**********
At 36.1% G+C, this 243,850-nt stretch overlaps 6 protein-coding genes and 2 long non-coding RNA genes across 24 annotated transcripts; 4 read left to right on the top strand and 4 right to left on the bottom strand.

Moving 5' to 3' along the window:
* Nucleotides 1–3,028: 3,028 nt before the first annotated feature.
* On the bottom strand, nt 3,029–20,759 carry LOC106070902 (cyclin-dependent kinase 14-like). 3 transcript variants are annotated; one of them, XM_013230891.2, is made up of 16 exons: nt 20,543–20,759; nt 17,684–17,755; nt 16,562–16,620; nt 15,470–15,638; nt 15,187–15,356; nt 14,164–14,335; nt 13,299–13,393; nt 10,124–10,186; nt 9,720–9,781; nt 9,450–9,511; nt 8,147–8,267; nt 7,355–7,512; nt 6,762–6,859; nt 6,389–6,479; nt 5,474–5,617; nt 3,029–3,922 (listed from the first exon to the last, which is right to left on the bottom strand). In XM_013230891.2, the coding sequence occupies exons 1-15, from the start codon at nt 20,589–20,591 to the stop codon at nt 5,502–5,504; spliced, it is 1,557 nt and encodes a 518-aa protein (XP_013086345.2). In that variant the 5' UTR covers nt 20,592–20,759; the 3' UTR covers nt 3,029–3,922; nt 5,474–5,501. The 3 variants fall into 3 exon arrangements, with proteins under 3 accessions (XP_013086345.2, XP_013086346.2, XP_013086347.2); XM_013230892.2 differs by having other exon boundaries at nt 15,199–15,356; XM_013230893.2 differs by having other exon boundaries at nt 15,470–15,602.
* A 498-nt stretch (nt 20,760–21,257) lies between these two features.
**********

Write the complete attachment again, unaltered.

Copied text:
At 36.1% G+C, this 243,850-nt stretch overlaps 6 protein-coding genes and 2 long non-coding RNA genes across 24 annotated transcripts; 4 read left to right on the top strand and 4 right to left on the bottom strand.

Moving 5' to 3' along the window:
* Nucleotides 1–3,028: 3,028 nt before the first annotated feature.
* On the bottom strand, nt 3,029–20,759 carry LOC106070902 (cyclin-dependent kinase 14-like). 3 transcript variants are annotated; one of them, XM_013230891.2, is made up of 16 exons: nt 20,543–20,759; nt 17,684–17,755; nt 16,562–16,620; nt 15,470–15,638; nt 15,187–15,356; nt 14,164–14,335; nt 13,299–13,393; nt 10,124–10,186; nt 9,720–9,781; nt 9,450–9,511; nt 8,147–8,267; nt 7,355–7,512; nt 6,762–6,859; nt 6,389–6,479; nt 5,474–5,617; nt 3,029–3,922 (listed from the first exon to the last, which is right to left on the bottom strand). In XM_013230891.2, the coding sequence occupies exons 1-15, from the start codon at nt 20,589–20,591 to the stop codon at nt 5,502–5,504; spliced, it is 1,557 nt and encodes a 518-aa protein (XP_013086345.2). In that variant the 5' UTR covers nt 20,592–20,759; the 3' UTR covers nt 3,029–3,922; nt 5,474–5,501. The 3 variants fall into 3 exon arrangements, with proteins under 3 accessions (XP_013086345.2, XP_013086346.2, XP_013086347.2); XM_013230892.2 differs by having other exon boundaries at nt 15,199–15,356; XM_013230893.2 differs by having other exon boundaries at nt 15,470–15,602.
* A 498-nt stretch (nt 20,760–21,257) lies between these two features.